Donors expected to pledge $16 billion in Afghan aid
KABUL (Reuters) - Donors are expected to pledge $16 billion in aid for Afghanistan over the next four years, a U.S. official said on Saturday, as Washington kept a promise to declare the country a major non-NATO ally.
The upgrade in Afghanistan's security status, a largely symbolic move for now, and a donors' conference to be held in Tokyo on Sunday both aim to reinforce the U.S. message to Afghans that they will not be abandoned as the war winds down.
The new status may help Afghanistan acquire U.S. defense supplies and have greater access to U.S. training as the Afghan army takes more responsibility for the country's security ahead of the 2014 withdrawal of most NATO combat troops.
Donor fatigue and war weariness are taking their toll on how long the global community is willing to support Afghanistan and there are fears that without financial backing, the country could slip back into chaos when foreign troops withdraw.
"Please know that the United States will be your friend and your partner. We are not even imagining abandoning Afghanistan. Quite the opposite," U.S. Secretary of State Hillary Clinton told a news conference with Afghan President Hamid Karzai during an unannounced visit to Kabul before flying to Tokyo.
The decision, formally taken by U.S. President Barack Obama, keeps a promise that he made on a visit to Afghanistan this year to upgrade Kabul to a special security status given to only a limited number of U.S. partners - including Israel and Japan - which are not members of the NATO alliance.
However, it is not expected to have any immediate practical effect, a U.S. official said on condition of anonymity, saying the large presence of NATO forces in the country already confers some similar benefits.
Participants at Sunday's donors' conference in Tokyo are expected to pledge $4 billion annually in development aid for Afghanistan over the 2012-2015 period, a U.S. official told reporters as Clinton flew to Japan.
The figure is well below the sum of at least $6 billion a year that the Afghan central bank has estimated is needed to foster economic growth over the next decade.
The development aid would come on top of the $4.1 billion committed annually by NATO and its partners for Afghanistan's security forces, pledged at a Chicago summit in May.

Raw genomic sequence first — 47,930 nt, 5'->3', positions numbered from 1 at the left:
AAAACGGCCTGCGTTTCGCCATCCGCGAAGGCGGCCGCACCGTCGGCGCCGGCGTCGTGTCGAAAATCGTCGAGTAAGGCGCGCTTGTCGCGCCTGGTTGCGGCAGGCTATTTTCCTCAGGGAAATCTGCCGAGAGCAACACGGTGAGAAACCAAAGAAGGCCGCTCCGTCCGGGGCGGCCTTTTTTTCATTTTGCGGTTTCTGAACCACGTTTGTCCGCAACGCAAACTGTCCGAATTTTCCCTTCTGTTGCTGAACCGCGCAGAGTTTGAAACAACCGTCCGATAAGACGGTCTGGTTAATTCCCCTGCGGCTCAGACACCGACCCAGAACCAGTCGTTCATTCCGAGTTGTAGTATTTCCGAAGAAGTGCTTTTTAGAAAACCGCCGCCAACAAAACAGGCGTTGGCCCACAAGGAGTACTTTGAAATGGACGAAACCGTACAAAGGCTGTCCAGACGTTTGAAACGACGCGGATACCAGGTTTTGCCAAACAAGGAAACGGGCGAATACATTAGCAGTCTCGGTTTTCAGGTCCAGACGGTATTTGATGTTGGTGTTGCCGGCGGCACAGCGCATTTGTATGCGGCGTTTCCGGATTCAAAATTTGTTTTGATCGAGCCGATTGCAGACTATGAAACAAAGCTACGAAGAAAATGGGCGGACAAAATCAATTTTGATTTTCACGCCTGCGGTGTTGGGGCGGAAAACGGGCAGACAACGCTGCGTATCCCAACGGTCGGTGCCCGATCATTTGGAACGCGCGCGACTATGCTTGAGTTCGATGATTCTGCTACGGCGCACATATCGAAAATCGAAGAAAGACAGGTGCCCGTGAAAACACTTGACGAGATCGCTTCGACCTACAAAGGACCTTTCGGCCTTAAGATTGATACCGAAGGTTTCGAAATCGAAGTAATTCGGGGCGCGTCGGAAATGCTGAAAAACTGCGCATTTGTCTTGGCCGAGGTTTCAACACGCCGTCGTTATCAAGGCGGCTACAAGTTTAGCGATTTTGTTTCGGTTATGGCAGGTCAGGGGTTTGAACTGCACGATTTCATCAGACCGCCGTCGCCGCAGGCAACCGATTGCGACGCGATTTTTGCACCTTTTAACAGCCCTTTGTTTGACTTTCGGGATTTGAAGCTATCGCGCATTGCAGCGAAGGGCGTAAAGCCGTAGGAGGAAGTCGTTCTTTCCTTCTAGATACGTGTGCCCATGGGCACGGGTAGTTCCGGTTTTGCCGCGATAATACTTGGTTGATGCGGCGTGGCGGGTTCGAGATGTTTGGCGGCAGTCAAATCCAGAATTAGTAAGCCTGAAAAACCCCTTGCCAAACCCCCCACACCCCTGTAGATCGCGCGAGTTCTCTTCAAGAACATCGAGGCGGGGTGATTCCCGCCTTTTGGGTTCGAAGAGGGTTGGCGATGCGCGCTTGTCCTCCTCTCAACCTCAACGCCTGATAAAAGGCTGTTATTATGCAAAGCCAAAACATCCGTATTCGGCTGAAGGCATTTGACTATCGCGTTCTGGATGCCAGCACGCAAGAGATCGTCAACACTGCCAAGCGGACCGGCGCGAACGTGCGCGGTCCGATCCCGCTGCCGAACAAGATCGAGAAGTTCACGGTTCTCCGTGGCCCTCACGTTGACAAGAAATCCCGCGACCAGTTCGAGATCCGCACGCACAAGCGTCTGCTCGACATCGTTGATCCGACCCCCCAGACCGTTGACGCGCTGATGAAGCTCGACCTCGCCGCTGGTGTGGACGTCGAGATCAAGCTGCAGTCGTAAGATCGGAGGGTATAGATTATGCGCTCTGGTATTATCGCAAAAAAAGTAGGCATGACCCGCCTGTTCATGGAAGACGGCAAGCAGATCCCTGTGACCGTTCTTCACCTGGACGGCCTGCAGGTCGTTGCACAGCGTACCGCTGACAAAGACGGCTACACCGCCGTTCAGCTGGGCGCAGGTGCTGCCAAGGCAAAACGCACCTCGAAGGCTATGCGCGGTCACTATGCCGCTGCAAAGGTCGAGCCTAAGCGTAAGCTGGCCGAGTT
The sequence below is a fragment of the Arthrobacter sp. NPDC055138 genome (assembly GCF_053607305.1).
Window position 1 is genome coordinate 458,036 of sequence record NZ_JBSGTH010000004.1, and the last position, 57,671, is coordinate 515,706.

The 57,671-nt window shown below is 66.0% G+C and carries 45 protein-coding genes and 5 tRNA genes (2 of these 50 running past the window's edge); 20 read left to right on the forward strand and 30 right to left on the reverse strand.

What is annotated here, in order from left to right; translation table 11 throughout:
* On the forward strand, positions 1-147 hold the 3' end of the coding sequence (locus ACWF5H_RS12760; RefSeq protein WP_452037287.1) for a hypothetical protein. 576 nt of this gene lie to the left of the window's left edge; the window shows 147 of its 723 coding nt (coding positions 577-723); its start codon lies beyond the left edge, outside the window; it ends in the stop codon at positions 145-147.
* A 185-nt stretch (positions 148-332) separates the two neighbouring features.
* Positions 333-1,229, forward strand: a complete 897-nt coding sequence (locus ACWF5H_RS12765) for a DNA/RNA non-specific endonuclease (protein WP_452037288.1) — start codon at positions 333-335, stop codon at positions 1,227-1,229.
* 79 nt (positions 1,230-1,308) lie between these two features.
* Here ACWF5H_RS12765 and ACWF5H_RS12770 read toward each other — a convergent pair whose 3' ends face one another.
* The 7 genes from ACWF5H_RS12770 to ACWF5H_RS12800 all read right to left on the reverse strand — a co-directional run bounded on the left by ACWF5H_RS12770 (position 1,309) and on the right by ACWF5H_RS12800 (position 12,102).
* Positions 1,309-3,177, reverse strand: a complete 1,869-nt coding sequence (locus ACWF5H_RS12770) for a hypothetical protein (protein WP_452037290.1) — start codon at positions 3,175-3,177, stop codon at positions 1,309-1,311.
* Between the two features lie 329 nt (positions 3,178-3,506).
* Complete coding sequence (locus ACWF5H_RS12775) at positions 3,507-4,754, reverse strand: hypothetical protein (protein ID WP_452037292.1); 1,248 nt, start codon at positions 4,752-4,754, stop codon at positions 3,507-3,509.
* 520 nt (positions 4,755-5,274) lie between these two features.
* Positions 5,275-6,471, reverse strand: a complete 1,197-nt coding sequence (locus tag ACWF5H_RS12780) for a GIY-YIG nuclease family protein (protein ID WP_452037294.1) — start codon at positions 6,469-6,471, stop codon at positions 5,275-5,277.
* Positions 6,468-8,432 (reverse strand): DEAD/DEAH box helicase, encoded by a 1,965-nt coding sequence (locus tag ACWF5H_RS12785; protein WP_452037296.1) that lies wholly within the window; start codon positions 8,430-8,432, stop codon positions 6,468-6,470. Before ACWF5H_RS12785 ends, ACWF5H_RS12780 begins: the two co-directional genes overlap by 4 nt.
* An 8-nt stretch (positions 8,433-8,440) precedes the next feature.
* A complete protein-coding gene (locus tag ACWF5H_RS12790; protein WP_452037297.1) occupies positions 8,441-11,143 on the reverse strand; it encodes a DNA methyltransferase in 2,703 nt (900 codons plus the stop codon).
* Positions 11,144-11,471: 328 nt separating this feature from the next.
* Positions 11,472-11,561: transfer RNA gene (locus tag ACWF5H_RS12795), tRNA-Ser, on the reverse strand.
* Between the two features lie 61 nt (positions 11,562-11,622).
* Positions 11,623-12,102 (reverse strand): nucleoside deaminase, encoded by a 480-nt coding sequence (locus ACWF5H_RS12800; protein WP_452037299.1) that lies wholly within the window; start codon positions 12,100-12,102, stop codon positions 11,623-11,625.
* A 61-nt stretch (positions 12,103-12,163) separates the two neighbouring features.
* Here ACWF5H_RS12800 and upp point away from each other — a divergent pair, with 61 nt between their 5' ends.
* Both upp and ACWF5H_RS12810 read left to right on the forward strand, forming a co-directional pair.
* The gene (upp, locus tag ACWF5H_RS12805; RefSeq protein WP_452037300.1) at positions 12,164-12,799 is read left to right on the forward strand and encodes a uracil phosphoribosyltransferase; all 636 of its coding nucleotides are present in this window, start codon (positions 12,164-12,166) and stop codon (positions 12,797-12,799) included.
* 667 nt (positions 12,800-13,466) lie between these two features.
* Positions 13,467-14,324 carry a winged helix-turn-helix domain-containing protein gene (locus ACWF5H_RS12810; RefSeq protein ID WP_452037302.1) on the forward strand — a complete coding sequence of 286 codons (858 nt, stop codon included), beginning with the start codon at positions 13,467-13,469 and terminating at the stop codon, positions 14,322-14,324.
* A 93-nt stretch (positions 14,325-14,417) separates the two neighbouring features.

U.S. officials with Clinton declined to say how much economic assistance would be pledged by Washington, which has significantly reduced aid since the peak year of 2010 when it provided two-thirds of the more than $6 billion given.
"The United States will be making a substantial commitment in line with what we have been providing in the past. We want to continue at or near that level," Clinton said in Kabul without elaborating.
A U.S. official said Washington had given $2.3 billion in the current U.S. fiscal year that ends on September 30, while a decade ago the amount was closer to $1 billion.
U.S. officials acknowledged that the trend lines for development aid were now heading down.
Major donors and aid organizations have warned that weak political will and corruption could prevent funds reaching the right people at a critical time, when fragile gains in health and education could be lost.
For Afghanistan to one day stand on its own two feet, donors hope Sunday's Tokyo conference will win guarantees from Kabul to tackle graft and ensure accountability.
Transparency International ranks Afghanistan as one of the world's most corrupt nations and despite Karzai's recent campaign to tackle graft within government, a high-level corruption case is yet to be prosecuted.
There are also growing fears among ordinary Afghans that a vacuum of cash could lead to greater insecurity.
Comparisons are frequently being drawn to the Soviets' 1989 humiliating defeat after a decade of fighting mujahideen insurgents. When Moscow stopped giving aid a year after the Soviet Union collapsed, in 1992, civil war engulfed the country.
U.S. officials may be reluctant to cite a specific pledge because the sum given is ultimately controlled by Congress, which holds the U.S. government's purse strings.
Enthusiasm for foreign aid has waned in Congress because of massive U.S. budget deficits.
(Writing by Amie Ferris-Rotman and Arshad Mohammed; Editing by Jeremy Laurence and Pravin Char)
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